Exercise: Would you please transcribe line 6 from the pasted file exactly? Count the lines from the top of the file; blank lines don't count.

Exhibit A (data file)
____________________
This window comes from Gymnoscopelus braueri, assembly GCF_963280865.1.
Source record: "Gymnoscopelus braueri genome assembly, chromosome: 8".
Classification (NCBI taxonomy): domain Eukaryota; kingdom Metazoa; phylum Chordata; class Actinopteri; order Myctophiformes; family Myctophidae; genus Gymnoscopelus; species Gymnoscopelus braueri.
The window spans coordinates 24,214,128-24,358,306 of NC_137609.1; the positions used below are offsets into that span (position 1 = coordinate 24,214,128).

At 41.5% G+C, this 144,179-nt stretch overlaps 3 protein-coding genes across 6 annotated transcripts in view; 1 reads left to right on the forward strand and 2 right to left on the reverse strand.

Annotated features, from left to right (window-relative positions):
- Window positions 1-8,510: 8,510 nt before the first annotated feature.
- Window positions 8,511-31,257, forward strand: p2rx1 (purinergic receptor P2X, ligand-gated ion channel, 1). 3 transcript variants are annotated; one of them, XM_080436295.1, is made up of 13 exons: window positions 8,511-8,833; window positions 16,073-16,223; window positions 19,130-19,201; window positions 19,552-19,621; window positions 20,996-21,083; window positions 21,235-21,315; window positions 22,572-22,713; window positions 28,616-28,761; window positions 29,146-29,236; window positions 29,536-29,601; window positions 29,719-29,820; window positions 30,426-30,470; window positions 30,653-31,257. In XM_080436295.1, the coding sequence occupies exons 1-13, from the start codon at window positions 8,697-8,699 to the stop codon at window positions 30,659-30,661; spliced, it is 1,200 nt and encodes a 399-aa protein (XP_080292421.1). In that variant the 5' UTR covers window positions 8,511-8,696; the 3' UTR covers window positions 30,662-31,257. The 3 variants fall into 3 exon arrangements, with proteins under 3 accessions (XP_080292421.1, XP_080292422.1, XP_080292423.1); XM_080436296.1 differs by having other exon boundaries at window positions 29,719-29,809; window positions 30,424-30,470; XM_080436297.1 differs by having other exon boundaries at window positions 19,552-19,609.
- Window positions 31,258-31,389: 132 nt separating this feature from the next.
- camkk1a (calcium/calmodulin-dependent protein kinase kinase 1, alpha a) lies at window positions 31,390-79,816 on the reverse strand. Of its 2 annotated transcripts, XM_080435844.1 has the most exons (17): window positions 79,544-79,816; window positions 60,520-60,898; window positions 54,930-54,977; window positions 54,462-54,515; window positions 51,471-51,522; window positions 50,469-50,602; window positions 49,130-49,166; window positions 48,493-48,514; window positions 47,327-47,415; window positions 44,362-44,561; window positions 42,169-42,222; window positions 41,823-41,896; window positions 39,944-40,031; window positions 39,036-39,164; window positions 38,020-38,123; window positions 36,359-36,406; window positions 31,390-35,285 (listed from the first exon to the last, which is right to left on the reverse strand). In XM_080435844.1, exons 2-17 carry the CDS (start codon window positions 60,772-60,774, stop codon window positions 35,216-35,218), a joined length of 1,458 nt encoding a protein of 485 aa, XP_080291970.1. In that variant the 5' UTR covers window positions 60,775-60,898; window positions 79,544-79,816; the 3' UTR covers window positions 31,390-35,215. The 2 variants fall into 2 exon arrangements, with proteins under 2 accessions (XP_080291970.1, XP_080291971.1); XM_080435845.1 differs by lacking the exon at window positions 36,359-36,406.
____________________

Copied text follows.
Annotated features, from left to right (window-relative positions):